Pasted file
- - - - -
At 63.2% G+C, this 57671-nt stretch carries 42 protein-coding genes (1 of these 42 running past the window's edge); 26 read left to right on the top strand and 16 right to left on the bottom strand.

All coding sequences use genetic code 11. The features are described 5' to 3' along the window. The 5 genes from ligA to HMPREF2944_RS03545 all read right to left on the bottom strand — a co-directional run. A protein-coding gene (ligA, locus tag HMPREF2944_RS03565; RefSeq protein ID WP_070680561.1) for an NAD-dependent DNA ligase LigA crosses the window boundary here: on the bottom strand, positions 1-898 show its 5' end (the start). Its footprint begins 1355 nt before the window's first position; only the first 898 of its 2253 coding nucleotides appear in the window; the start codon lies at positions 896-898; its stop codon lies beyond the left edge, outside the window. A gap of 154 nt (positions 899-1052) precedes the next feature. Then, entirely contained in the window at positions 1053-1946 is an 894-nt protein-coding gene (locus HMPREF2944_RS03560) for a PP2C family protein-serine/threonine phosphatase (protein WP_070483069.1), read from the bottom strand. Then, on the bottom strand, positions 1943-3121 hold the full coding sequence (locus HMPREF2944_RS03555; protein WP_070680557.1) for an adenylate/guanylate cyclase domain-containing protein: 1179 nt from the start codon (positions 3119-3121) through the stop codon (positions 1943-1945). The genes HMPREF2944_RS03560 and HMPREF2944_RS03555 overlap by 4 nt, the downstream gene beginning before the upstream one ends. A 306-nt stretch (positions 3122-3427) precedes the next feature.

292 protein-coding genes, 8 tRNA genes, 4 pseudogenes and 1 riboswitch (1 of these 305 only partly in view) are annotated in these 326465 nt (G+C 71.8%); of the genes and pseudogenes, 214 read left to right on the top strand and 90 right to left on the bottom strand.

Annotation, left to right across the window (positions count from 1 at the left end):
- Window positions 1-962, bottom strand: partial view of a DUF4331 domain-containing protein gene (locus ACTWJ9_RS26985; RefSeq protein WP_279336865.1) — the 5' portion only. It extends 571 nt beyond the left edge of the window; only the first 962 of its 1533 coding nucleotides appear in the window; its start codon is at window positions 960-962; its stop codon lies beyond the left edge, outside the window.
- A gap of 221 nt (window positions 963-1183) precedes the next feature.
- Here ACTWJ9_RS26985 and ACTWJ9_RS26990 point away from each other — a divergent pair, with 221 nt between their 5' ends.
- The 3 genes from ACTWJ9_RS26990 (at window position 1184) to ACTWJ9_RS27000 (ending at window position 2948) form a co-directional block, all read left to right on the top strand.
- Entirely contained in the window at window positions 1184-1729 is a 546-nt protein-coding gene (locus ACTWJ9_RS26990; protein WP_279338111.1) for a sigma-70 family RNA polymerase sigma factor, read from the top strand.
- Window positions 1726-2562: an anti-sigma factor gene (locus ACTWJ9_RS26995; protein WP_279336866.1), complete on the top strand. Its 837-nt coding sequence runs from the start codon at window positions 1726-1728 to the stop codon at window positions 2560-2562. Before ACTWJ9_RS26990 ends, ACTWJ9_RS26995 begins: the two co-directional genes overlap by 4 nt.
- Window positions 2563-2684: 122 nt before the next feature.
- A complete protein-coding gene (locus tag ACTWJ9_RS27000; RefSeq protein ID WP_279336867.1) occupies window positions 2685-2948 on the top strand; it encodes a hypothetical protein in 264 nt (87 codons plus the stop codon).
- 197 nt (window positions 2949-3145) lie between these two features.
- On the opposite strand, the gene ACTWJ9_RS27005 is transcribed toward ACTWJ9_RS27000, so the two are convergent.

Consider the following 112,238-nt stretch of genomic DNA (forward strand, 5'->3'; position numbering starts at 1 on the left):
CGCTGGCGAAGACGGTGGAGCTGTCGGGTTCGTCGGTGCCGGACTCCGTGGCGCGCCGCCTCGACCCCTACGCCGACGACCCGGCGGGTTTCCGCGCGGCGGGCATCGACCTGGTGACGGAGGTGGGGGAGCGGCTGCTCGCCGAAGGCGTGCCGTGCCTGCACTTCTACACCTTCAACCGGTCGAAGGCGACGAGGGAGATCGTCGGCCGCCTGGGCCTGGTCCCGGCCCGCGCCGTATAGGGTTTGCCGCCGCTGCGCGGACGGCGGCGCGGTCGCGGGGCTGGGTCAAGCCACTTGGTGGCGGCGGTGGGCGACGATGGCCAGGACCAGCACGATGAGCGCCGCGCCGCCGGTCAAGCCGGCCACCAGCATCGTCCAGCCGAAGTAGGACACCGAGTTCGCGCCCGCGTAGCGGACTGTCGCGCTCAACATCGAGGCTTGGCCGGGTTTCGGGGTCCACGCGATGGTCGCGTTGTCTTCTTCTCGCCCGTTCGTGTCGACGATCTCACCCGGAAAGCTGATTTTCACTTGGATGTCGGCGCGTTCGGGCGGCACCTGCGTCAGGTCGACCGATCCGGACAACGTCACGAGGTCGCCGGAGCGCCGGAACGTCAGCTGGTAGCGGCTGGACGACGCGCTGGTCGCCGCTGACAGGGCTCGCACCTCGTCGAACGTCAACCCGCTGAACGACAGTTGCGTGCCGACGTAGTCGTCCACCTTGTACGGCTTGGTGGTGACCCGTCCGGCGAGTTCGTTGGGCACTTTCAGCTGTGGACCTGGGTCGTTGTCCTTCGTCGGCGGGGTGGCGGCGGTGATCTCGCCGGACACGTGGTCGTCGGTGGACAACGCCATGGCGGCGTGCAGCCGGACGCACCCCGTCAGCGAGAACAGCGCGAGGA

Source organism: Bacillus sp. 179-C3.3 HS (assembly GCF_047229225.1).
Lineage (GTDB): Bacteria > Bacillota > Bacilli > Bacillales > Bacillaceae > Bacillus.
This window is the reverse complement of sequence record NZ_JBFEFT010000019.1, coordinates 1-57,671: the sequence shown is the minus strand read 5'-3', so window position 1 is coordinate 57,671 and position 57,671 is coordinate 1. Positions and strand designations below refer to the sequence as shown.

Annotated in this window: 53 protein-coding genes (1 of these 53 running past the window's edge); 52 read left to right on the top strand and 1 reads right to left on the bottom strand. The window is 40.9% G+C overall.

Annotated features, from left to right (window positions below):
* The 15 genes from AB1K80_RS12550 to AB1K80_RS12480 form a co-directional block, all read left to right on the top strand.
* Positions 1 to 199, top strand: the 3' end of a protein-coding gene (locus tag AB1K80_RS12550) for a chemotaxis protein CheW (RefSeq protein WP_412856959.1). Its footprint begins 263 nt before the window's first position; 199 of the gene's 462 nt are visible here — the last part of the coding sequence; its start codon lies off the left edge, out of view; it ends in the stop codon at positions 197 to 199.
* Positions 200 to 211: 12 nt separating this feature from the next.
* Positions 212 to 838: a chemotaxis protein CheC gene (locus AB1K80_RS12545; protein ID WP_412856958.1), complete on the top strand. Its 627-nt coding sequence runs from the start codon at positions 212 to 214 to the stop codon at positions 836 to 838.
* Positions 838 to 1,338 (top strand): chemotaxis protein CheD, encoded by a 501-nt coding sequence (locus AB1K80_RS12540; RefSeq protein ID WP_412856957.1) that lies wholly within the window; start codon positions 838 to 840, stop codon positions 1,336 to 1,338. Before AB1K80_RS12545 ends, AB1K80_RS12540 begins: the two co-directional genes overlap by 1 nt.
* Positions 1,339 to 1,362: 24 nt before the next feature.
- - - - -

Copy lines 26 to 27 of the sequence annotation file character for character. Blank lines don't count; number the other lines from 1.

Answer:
* Positions 838 to 1,338 (top strand): chemotaxis protein CheD, encoded by a 501-nt coding sequence (locus AB1K80_RS12540; RefSeq protein ID WP_412856957.1) that lies wholly within the window; start codon positions 838 to 840, stop codon positions 1,336 to 1,338. Before AB1K80_RS12545 ends, AB1K80_RS12540 begins: the two co-directional genes overlap by 1 nt.
* Positions 1,339 to 1,362: 24 nt before the next feature.